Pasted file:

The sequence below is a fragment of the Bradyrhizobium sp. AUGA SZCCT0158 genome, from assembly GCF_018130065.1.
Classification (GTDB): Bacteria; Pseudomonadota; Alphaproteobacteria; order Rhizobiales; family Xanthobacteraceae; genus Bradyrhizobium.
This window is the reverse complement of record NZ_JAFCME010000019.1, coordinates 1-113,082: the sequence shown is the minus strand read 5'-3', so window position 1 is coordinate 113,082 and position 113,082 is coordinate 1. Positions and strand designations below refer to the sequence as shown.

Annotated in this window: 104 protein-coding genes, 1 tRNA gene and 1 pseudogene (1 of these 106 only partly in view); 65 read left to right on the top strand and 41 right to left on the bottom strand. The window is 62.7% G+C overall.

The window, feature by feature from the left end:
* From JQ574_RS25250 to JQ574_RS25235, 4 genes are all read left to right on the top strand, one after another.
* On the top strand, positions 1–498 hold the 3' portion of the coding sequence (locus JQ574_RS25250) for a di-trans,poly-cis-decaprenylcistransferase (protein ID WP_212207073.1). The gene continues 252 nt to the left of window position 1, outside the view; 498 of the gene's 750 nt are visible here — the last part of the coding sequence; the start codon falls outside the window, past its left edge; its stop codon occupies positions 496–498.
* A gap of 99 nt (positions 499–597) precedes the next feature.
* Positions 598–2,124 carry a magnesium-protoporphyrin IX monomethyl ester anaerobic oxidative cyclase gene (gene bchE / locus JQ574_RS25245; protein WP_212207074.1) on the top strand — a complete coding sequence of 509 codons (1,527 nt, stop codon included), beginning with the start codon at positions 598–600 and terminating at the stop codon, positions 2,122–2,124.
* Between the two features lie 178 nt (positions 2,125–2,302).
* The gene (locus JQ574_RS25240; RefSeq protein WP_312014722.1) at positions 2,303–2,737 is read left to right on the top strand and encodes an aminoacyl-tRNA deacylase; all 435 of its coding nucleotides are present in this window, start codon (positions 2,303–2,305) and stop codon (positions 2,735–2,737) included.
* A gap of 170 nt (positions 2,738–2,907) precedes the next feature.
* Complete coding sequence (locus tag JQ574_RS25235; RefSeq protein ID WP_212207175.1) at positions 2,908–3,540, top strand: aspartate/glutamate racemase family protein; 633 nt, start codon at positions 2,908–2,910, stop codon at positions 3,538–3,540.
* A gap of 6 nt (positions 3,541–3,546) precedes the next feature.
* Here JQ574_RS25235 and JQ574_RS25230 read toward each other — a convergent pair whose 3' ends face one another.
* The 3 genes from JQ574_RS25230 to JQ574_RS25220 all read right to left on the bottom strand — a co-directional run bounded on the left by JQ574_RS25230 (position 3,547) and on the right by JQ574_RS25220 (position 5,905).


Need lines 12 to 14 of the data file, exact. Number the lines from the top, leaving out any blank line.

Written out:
* A gap of 170 nt (positions 2,738–2,907) precedes the next feature.
* Complete coding sequence (locus tag JQ574_RS25235; RefSeq protein ID WP_212207175.1) at positions 2,908–3,540, top strand: aspartate/glutamate racemase family protein; 633 nt, start codon at positions 2,908–2,910, stop codon at positions 3,538–3,540.
* A gap of 6 nt (positions 3,541–3,546) precedes the next feature.